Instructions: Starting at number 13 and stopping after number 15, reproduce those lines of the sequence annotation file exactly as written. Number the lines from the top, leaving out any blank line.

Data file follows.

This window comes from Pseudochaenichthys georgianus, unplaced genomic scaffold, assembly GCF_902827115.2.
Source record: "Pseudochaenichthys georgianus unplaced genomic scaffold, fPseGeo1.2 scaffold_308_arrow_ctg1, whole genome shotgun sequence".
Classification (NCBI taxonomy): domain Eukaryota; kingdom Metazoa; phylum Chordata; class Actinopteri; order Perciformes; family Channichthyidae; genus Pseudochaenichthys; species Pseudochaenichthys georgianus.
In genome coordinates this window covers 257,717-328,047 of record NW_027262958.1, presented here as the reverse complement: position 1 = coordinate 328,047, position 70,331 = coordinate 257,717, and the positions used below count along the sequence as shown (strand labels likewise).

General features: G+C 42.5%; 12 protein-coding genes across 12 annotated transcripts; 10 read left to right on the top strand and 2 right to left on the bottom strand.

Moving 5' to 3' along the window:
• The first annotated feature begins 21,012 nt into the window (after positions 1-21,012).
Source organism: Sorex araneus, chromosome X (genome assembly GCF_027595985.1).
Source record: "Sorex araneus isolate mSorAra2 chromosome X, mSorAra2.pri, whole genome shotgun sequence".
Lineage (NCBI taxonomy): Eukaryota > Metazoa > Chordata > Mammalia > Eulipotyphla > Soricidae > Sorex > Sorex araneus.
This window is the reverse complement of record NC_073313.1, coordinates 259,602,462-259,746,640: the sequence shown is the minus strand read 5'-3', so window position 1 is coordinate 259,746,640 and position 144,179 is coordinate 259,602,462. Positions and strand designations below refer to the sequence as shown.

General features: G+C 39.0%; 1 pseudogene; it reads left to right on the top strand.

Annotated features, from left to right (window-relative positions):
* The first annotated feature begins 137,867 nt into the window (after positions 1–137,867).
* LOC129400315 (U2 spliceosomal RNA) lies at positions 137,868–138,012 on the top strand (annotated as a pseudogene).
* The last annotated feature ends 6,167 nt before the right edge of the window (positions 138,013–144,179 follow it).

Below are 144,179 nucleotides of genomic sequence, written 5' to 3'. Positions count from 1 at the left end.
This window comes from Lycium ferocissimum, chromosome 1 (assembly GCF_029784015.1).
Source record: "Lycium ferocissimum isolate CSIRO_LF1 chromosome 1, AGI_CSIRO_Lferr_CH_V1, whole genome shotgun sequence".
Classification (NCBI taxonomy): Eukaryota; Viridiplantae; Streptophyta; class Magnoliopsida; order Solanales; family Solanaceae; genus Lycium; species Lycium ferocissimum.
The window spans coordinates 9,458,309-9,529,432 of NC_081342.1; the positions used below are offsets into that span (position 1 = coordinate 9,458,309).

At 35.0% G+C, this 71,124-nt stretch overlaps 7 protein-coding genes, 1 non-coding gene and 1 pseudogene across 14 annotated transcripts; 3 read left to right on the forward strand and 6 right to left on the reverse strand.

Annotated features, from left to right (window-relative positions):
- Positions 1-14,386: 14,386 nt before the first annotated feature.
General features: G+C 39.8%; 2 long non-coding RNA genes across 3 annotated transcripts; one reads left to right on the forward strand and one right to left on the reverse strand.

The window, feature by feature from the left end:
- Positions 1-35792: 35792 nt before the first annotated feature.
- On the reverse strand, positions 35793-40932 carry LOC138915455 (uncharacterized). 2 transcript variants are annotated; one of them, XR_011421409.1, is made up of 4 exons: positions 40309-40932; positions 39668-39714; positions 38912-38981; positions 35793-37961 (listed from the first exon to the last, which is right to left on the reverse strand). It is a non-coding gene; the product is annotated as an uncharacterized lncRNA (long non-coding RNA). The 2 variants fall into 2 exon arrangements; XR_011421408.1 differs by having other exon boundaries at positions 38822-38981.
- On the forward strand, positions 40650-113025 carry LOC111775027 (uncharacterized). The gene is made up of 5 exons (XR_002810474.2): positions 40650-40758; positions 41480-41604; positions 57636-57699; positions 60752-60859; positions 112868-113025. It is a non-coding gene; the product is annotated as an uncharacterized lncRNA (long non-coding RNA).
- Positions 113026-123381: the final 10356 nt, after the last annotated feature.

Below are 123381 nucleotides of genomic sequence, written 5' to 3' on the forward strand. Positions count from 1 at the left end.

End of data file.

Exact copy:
Annotated features, from left to right (window-relative positions):
* The first annotated feature begins 137,867 nt into the window (after positions 1–137,867).
* LOC129400315 (U2 spliceosomal RNA) lies at positions 137,868–138,012 on the top strand (annotated as a pseudogene).